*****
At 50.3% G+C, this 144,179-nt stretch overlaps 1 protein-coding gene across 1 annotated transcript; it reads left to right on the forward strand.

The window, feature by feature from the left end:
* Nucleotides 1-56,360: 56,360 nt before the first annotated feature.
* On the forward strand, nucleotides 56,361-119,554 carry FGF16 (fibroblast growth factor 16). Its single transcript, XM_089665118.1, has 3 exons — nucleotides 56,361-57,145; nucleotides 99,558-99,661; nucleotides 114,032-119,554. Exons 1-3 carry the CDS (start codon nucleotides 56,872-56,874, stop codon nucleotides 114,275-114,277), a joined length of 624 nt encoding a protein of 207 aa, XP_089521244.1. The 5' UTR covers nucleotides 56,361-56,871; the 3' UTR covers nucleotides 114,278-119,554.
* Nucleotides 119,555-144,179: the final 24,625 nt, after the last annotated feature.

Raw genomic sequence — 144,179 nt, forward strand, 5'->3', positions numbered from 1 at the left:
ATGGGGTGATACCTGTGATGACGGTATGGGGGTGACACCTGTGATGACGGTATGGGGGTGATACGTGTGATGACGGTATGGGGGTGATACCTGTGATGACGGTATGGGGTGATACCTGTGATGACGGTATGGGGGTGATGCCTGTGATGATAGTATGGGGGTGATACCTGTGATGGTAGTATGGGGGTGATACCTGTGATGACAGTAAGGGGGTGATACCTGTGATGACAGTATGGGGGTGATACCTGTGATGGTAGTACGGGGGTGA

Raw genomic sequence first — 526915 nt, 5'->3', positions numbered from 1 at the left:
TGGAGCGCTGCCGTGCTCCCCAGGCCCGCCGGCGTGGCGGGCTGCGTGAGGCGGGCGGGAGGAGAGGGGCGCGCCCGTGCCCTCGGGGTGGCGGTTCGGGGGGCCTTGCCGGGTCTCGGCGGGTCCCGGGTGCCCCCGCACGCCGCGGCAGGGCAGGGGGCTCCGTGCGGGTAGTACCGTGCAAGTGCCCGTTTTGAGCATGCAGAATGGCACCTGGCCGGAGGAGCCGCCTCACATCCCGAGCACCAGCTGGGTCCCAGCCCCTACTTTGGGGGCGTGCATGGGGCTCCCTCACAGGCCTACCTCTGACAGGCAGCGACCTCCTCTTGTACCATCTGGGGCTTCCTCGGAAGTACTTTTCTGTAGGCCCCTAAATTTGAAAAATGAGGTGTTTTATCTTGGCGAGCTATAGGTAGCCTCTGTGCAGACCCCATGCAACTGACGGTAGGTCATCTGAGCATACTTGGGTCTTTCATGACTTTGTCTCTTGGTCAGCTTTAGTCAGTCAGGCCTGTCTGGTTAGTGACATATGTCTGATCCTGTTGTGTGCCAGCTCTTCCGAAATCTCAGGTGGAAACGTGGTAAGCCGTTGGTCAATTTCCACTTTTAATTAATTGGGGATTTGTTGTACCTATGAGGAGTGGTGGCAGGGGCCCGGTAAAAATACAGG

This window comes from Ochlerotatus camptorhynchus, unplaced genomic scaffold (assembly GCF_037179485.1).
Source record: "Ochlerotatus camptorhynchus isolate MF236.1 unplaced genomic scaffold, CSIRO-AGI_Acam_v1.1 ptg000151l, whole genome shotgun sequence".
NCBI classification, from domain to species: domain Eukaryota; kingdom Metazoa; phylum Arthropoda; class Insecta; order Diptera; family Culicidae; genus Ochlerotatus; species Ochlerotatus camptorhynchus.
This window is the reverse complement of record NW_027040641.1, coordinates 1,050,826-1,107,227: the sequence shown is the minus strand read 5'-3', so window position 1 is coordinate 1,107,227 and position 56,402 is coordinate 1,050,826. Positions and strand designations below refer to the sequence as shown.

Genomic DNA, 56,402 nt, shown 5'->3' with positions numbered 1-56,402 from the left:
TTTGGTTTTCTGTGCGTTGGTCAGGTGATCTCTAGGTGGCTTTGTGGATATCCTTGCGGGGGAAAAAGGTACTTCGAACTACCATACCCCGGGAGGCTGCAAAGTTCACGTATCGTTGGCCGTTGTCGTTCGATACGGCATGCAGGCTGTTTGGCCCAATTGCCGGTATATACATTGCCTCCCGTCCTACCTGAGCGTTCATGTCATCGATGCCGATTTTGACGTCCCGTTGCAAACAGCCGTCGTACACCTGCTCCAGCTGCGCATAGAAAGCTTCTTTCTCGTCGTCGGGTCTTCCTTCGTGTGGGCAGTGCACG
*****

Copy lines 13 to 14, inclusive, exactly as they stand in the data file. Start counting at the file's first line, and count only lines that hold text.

This window is the reverse complement of record NW_027040641.1, coordinates 1,050,826-1,107,227: the sequence shown is the minus strand read 5'-3', so window position 1 is coordinate 1,107,227 and position 56,402 is coordinate 1,050,826. Positions and strand designations below refer to the sequence as shown.

Genomic DNA, 56,402 nt, shown 5'->3' with positions numbered 1-56,402 from the left: